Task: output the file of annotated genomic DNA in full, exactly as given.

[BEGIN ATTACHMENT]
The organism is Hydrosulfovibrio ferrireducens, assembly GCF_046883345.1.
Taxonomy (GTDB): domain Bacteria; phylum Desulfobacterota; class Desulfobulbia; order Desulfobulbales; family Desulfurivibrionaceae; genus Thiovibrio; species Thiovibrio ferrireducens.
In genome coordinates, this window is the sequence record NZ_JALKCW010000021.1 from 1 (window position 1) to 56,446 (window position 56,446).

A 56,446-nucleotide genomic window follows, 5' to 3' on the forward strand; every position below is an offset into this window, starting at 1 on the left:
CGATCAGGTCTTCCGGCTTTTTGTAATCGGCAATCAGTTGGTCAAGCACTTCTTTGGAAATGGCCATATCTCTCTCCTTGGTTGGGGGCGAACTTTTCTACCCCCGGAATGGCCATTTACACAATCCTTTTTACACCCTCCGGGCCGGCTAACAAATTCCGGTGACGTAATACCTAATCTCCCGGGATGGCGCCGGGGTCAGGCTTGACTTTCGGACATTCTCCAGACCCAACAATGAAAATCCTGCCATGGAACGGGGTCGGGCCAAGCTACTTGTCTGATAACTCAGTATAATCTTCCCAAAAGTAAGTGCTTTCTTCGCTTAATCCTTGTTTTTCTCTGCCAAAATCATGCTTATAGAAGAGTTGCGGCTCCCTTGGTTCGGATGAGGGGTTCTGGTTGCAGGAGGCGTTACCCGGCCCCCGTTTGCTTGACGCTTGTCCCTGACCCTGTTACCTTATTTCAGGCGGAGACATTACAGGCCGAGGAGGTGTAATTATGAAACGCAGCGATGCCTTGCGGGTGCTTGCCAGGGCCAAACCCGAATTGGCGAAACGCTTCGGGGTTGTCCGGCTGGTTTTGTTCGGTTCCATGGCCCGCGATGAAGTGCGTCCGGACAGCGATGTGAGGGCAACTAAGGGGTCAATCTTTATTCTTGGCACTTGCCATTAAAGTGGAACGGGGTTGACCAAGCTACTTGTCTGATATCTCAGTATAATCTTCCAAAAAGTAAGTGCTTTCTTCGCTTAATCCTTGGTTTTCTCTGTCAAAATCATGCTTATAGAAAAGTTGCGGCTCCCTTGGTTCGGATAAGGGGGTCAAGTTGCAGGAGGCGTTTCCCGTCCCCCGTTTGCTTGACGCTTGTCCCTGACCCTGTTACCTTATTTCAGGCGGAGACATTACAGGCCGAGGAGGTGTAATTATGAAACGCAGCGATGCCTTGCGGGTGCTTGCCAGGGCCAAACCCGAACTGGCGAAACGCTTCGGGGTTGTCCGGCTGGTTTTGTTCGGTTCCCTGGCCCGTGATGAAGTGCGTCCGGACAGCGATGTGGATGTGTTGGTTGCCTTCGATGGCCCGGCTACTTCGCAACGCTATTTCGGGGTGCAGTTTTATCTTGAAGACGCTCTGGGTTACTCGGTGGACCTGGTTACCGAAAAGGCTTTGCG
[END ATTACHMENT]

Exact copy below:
The organism is Hydrosulfovibrio ferrireducens, assembly GCF_046883345.1.
Taxonomy (GTDB): domain Bacteria; phylum Desulfobacterota; class Desulfobulbia; order Desulfobulbales; family Desulfurivibrionaceae; genus Thiovibrio; species Thiovibrio ferrireducens.
In genome coordinates, this window is the sequence record NZ_JALKCW010000021.1 from 1 (window position 1) to 56,446 (window position 56,446).

A 56,446-nucleotide genomic window follows, 5' to 3' on the forward strand; every position below is an offset into this window, starting at 1 on the left:
CGATCAGGTCTTCCGGCTTTTTGTAATCGGCAATCAGTTGGTCAAGCACTTCTTTGGAAATGGCCATATCTCTCTCCTTGGTTGGGGGCGAACTTTTCTACCCCCGGAATGGCCATTTACACAATCCTTTTTACACCCTCCGGGCCGGCTAACAAATTCCGGTGACGTAATACCTAATCTCCCGGGATGGCGCCGGGGTCAGGCTTGACTTTCGGACATTCTCCAGACCCAACAATGAAAATCCTGCCATGGAACGGGGTCGGGCCAAGCTACTTGTCTGATAACTCAGTATAATCTTCCCAAAAGTAAGTGCTTTCTTCGCTTAATCCTTGTTTTTCTCTGCCAAAATCATGCTTATAGAAGAGTTGCGGCTCCCTTGGTTCGGATGAGGGGTTCTGGTTGCAGGAGGCGTTACCCGGCCCCCGTTTGCTTGACGCTTGTCCCTGACCCTGTTACCTTATTTCAGGCGGAGACATTACAGGCCGAGGAGGTGTAATTATGAAACGCAGCGATGCCTTGCGGGTGCTTGCCAGGGCCAAACCCGAATTGGCGAAACGCTTCGGGGTTGTCCGGCTGGTTTTGTTCGGTTCCATGGCCCGCGATGAAGTGCGTCCGGACAGCGATGTGAGGGCAACTAAGGGGTCAATCTTTATTCTTGGCACTTGCCATTAAAGTGGAACGGGGTTGACCAAGCTACTTGTCTGATATCTCAGTATAATCTTCCAAAAAGTAAGTGCTTTCTTCGCTTAATCCTTGGTTTTCTCTGTCAAAATCATGCTTATAGAAAAGTTGCGGCTCCCTTGGTTCGGATAAGGGGGTCAAGTTGCAGGAGGCGTTTCCCGTCCCCCGTTTGCTTGACGCTTGTCCCTGACCCTGTTACCTTATTTCAGGCGGAGACATTACAGGCCGAGGAGGTGTAATTATGAAACGCAGCGATGCCTTGCGGGTGCTTGCCAGGGCCAAACCCGAACTGGCGAAACGCTTCGGGGTTGTCCGGCTGGTTTTGTTCGGTTCCCTGGCCCGTGATGAAGTGCGTCCGGACAGCGATGTGGATGTGTTGGTTGCCTTCGATGGCCCGGCTACTTCGCAACGCTATTTCGGGGTGCAGTTTTATCTTGAAGACGCTCTGGGTTACTCGGTGGACCTGGTTACCGAAAAGGCTTTGCG